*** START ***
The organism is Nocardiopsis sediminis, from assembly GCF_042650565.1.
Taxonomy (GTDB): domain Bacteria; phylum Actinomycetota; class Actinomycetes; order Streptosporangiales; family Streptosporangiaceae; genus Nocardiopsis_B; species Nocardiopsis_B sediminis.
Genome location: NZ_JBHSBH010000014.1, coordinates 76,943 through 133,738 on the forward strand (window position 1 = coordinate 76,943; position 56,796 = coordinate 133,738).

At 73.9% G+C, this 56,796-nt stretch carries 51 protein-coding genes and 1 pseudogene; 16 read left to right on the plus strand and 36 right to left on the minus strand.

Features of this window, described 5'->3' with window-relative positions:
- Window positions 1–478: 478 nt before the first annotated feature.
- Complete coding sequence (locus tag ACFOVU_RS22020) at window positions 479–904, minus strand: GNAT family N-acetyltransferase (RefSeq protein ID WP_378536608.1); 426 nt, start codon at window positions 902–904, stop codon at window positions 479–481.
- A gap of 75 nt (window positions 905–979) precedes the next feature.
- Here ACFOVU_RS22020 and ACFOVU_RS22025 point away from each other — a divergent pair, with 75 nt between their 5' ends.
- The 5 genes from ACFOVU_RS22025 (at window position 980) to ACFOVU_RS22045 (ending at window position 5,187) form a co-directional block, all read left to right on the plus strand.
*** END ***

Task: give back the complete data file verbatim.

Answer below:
The organism is Nocardiopsis sediminis, from assembly GCF_042650565.1.
Taxonomy (GTDB): domain Bacteria; phylum Actinomycetota; class Actinomycetes; order Streptosporangiales; family Streptosporangiaceae; genus Nocardiopsis_B; species Nocardiopsis_B sediminis.
Genome location: NZ_JBHSBH010000014.1, coordinates 76,943 through 133,738 on the forward strand (window position 1 = coordinate 76,943; position 56,796 = coordinate 133,738).

At 73.9% G+C, this 56,796-nt stretch carries 51 protein-coding genes and 1 pseudogene; 16 read left to right on the plus strand and 36 right to left on the minus strand.

Features of this window, described 5'->3' with window-relative positions:
- Window positions 1–478: 478 nt before the first annotated feature.
- Complete coding sequence (locus tag ACFOVU_RS22020) at window positions 479–904, minus strand: GNAT family N-acetyltransferase (RefSeq protein ID WP_378536608.1); 426 nt, start codon at window positions 902–904, stop codon at window positions 479–481.
- A gap of 75 nt (window positions 905–979) precedes the next feature.
- Here ACFOVU_RS22020 and ACFOVU_RS22025 point away from each other — a divergent pair, with 75 nt between their 5' ends.
- The 5 genes from ACFOVU_RS22025 (at window position 980) to ACFOVU_RS22045 (ending at window position 5,187) form a co-directional block, all read left to right on the plus strand.